Everything you need to know to freeze kale into convenient little pucks. These pucks are ideal for tossing into smoothies, soups or stews.
I’m going to start in the garden, but listen, you don’t need to get your kale from the garden to do this. You can freeze kale in small amounts, so if you happen to buy a big bundle at the store and can’t use it all, don’t let it go to waste, just freeze it. Then, the next time you make spaghetti sauce, pizza, soup, stew, casserole or whatever, just toss in a cube. It adds great nutrients and prevents food waste – that’s what I call win-win!
How to Pick Kale
Those of you who have grown kale before know that it just keeps on going and going! Yup, it’s one of those crops that keeps producing the entire garden season – pick leaves today and three days from now you can pick again. As long as you pick it properly, that is.
Pick the most desirable leaves. I leave the large mature ones towards the bottom of the plants and the small ones right in the center. Leaving the center ones helps maintain plant health and ensures it keeps growing. The large bottom leaves are less tender, so I leave them to catch sun for the plant.
How to Freeze Kale
You will find websites that say you don’t have to blanch kale. They say all you have to do is pop it in a bag and freeze. Be cautious when following that advice, especially if you plan to store your kale in the freezer for more than three months. To properly preserve flavor, texture and color for longer than 3 months you should blanch your kale just like any other veggie – see how info on blanching and freezing veggies.
How to Freeze Kale
- ice cubes
- Wash kale.
- Remove large stem and ribs.
- Cut into bite sized pieces.
- Bring a large pot of water to boil.
- Add kale to boiling water. Bring water back to full, rolling boil. Boil for 2 minutes. Start timer only when water has returned to a full boil.
- Use slotted spoon to remove kale from water and place immediately into ice cold water bath. Add ice cubes to cold water bath to quickly cool kale.
- Drain and pat kale pieces dry.
- Press kale into ice cube tray.
- Freeze overnight or a minimum of 3 hours.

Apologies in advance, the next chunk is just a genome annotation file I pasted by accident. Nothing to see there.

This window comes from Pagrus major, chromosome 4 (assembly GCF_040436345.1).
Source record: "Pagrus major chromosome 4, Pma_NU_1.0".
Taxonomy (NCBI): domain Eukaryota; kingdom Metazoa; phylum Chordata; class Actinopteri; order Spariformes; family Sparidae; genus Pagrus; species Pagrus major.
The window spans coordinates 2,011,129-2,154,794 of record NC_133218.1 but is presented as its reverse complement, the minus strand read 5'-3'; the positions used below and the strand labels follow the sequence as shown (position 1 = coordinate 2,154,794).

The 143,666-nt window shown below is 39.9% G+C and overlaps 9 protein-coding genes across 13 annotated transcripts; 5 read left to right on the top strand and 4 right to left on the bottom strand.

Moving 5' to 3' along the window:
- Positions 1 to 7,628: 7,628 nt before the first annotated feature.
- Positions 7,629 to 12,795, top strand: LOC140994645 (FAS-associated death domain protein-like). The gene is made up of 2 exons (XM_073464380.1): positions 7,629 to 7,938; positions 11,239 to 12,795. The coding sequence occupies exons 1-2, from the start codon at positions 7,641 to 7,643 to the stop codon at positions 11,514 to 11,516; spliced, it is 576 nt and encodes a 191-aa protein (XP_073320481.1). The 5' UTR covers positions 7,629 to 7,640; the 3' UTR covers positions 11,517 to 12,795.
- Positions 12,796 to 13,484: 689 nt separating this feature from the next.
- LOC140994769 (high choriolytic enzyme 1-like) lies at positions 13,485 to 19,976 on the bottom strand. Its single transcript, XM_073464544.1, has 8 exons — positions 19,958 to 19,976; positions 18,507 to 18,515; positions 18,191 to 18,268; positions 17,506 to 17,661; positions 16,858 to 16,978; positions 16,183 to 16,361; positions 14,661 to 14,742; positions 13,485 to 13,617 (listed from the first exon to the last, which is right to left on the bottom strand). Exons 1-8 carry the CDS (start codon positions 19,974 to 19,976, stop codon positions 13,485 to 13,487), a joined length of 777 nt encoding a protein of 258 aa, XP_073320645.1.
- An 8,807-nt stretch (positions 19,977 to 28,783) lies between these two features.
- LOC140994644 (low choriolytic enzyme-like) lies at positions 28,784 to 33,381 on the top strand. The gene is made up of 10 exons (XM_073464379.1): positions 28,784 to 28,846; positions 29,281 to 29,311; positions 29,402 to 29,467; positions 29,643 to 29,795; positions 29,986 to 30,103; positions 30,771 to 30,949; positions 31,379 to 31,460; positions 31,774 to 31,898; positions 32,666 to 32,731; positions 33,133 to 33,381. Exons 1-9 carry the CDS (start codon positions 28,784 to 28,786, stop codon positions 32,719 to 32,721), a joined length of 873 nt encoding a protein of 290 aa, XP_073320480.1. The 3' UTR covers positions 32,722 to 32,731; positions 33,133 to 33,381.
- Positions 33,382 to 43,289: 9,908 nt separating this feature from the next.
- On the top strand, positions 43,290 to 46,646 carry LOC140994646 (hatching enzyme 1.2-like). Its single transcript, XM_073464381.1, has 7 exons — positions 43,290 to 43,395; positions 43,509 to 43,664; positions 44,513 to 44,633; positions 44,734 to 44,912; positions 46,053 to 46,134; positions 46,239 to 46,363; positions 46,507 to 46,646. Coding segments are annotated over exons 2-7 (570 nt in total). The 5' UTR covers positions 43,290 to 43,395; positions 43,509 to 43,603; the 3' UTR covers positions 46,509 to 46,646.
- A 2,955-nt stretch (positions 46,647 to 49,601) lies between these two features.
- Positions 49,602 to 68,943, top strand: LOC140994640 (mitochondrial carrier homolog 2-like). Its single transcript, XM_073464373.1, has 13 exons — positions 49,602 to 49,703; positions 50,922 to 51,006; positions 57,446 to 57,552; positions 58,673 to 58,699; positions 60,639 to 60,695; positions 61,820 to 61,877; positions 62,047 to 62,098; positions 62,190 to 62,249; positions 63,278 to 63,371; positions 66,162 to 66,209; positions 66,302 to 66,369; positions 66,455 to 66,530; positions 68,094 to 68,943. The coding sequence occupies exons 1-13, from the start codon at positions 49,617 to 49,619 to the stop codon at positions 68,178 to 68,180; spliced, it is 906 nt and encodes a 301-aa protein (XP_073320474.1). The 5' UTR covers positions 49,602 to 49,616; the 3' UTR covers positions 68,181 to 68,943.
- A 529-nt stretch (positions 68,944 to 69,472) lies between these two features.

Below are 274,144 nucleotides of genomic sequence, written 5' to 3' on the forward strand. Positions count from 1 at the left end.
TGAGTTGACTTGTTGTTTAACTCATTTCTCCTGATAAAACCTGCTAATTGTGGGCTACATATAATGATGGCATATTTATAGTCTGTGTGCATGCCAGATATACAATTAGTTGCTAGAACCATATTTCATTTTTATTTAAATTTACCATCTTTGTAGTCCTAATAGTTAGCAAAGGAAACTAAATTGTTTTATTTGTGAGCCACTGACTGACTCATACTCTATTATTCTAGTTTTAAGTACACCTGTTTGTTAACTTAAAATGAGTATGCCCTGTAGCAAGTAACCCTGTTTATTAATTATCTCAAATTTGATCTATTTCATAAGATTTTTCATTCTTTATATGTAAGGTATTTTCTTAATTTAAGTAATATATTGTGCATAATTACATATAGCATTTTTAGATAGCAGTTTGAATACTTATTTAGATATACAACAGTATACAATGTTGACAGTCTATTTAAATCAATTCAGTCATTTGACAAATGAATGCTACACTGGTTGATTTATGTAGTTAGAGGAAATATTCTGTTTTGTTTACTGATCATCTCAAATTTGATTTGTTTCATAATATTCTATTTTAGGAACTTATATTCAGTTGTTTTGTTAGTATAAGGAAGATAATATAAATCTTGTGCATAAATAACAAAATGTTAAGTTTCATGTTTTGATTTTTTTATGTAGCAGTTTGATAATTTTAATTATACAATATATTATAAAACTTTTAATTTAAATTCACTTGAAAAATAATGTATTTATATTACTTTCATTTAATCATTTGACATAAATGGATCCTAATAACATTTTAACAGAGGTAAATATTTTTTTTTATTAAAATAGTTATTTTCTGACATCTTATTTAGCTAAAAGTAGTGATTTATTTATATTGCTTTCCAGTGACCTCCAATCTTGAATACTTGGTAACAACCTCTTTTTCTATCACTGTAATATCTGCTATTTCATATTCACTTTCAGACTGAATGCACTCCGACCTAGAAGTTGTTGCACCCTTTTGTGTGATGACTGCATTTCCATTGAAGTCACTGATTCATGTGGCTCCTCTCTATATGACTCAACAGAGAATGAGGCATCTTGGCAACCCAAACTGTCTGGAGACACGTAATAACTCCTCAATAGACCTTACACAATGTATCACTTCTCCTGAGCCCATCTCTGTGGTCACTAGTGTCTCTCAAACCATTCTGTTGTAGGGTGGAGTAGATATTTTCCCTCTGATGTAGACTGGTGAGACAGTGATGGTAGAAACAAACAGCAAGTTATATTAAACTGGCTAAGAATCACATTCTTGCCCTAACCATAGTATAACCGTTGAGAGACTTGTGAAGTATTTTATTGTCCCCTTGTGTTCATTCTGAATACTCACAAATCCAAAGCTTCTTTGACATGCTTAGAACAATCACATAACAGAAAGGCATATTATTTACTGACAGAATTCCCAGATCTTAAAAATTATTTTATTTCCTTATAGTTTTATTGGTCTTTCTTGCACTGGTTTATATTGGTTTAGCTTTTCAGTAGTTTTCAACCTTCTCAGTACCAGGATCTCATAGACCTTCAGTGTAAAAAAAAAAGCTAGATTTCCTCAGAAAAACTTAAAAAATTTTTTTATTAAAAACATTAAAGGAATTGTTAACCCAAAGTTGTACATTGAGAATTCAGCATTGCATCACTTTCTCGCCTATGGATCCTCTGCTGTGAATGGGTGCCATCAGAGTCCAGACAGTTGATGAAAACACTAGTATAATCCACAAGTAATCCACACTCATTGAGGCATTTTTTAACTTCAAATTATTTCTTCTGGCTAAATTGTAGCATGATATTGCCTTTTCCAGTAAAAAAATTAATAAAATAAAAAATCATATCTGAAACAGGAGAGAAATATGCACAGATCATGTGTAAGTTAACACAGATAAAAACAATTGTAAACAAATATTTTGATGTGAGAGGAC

- Remove frozen kale cubes from tray and seal in a plastic bag or freezer container.
- Use straw to remove as much air as possible from bag.
- Seal, label and freeze for 6 months. (Frozen kale cubes are safe to freeze much longer, but quality will deteriorate after 6 months.)
Blanching time comes from the National Center of Home Food Preservation.
Processing time comes from the National Centre for Home Preservation. The same process and time can be used for spinach, stinging nettle, swiss chard and beet tops. Collard greens can also be done the same way, but they should be blanched for 3 minutes.
Here are some photos of the process.
And that’s it. You now have convenient kale pucks to ensure you get your healthy dose of dark green veggies every day!
How to Use Frozen Kale
Now that you have frozen kale cubes – what will you do with them?
We use them in fruit smoothies – one or two pucks added to the blender with your favorite ingredients.
I also add kale pucks to soups, stews, chili, curry or stir fries. There’s no rules! Wherever you think you can add a little green go for it. As for how much – you decide that too. If I want to feature kale, I’ll add up to five cubes. If I just want a hint of green and not have the kale be a dominant feature, I just add one or two pucks. In small amounts, you can’t really taste it.
Because the kale is already blanched, add the kale towards the end of the cooking process. Basically just long enough to let the cube thaw. That way you’ll keep that bright green color. If you cook it too long, the kale will turn a dark color and be less attractive.
I don’t recommend using frozen kale for any raw dishes, the texture won’t be very appealing.
Oh, try some on pizza or focaccia or in other savory baked goods like cheese biscuits.
How will you use your cubes? Let me know. And please, take a photo, post it on Instagram and tag #getgettys so I can see it and like it!
Sign up to get articles by Getty delivered to your inbox. You’ll get recipes, practical tips and great food information like this. Getty is a Professional Home Economist, speaker and writer putting good food on tables and agendas. She is the author of Manitoba’s best-selling Prairie Fruit Cookbook, Founder of Fruit Share, a mom and veggie gardener.